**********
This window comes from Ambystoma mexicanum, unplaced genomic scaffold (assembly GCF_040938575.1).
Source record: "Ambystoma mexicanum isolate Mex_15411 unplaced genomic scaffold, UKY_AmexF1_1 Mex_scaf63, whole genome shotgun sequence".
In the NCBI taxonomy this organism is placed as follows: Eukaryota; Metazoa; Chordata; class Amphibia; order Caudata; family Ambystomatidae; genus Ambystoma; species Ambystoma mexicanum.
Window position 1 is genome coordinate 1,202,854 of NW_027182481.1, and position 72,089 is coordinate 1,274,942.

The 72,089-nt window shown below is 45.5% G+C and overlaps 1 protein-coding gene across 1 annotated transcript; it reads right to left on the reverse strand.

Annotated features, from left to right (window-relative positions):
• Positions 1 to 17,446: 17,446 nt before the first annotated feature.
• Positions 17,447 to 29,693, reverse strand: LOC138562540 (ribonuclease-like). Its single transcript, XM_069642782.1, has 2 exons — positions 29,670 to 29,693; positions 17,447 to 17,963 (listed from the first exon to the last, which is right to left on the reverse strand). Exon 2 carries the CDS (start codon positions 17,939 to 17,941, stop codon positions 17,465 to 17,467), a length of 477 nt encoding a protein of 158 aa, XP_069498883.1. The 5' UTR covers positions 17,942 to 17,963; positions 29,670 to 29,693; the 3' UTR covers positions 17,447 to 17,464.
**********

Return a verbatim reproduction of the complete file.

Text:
This window comes from Ambystoma mexicanum, unplaced genomic scaffold (assembly GCF_040938575.1).
Source record: "Ambystoma mexicanum isolate Mex_15411 unplaced genomic scaffold, UKY_AmexF1_1 Mex_scaf63, whole genome shotgun sequence".
In the NCBI taxonomy this organism is placed as follows: Eukaryota; Metazoa; Chordata; class Amphibia; order Caudata; family Ambystomatidae; genus Ambystoma; species Ambystoma mexicanum.
Window position 1 is genome coordinate 1,202,854 of NW_027182481.1, and position 72,089 is coordinate 1,274,942.

The 72,089-nt window shown below is 45.5% G+C and overlaps 1 protein-coding gene across 1 annotated transcript; it reads right to left on the reverse strand.

Annotated features, from left to right (window-relative positions):
• Positions 1 to 17,446: 17,446 nt before the first annotated feature.
• Positions 17,447 to 29,693, reverse strand: LOC138562540 (ribonuclease-like). Its single transcript, XM_069642782.1, has 2 exons — positions 29,670 to 29,693; positions 17,447 to 17,963 (listed from the first exon to the last, which is right to left on the reverse strand). Exon 2 carries the CDS (start codon positions 17,939 to 17,941, stop codon positions 17,465 to 17,467), a length of 477 nt encoding a protein of 158 aa, XP_069498883.1. The 5' UTR covers positions 17,942 to 17,963; positions 29,670 to 29,693; the 3' UTR covers positions 17,447 to 17,464.